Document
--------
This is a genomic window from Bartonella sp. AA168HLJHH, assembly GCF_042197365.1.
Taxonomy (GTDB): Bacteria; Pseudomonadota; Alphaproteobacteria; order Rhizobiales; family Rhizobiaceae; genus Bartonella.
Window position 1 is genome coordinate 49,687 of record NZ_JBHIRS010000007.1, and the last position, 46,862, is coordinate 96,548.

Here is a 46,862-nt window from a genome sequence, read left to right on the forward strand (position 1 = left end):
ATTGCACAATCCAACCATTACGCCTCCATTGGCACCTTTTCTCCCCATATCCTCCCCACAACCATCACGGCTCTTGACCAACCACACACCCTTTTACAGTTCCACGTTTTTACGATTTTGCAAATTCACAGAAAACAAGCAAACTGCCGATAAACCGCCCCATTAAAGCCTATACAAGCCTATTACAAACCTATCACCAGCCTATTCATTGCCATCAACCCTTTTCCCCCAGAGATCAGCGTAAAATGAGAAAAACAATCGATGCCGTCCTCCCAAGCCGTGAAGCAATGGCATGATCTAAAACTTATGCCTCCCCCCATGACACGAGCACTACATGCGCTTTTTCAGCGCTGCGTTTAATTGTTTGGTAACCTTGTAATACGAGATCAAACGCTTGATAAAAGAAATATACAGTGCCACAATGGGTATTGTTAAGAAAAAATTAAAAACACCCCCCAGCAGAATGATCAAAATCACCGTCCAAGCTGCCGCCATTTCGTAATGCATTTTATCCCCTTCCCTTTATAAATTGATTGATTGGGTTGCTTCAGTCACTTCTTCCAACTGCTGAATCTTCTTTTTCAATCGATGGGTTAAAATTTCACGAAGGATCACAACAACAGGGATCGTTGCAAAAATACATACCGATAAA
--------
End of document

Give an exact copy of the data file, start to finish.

This is a genomic window from Bartonella sp. AA168HLJHH, assembly GCF_042197365.1.
Taxonomy (GTDB): Bacteria; Pseudomonadota; Alphaproteobacteria; order Rhizobiales; family Rhizobiaceae; genus Bartonella.
Window position 1 is genome coordinate 49,687 of record NZ_JBHIRS010000007.1, and the last position, 46,862, is coordinate 96,548.

Here is a 46,862-nt window from a genome sequence, read left to right on the forward strand (position 1 = left end):
ATTGCACAATCCAACCATTACGCCTCCATTGGCACCTTTTCTCCCCATATCCTCCCCACAACCATCACGGCTCTTGACCAACCACACACCCTTTTACAGTTCCACGTTTTTACGATTTTGCAAATTCACAGAAAACAAGCAAACTGCCGATAAACCGCCCCATTAAAGCCTATACAAGCCTATTACAAACCTATCACCAGCCTATTCATTGCCATCAACCCTTTTCCCCCAGAGATCAGCGTAAAATGAGAAAAACAATCGATGCCGTCCTCCCAAGCCGTGAAGCAATGGCATGATCTAAAACTTATGCCTCCCCCCATGACACGAGCACTACATGCGCTTTTTCAGCGCTGCGTTTAATTGTTTGGTAACCTTGTAATACGAGATCAAACGCTTGATAAAAGAAATATACAGTGCCACAATGGGTATTGTTAAGAAAAAATTAAAAACACCCCCCAGCAGAATGATCAAAATCACCGTCCAAGCTGCCGCCATTTCGTAATGCATTTTATCCCCTTCCCTTTATAAATTGATTGATTGGGTTGCTTCAGTCACTTCTTCCAACTGCTGAATCTTCTTTTTCAATCGATGGGTTAAAATTTCACGAAGGATCACAACAACAGGGATCGTTGCAAAAATACATACCGATAAA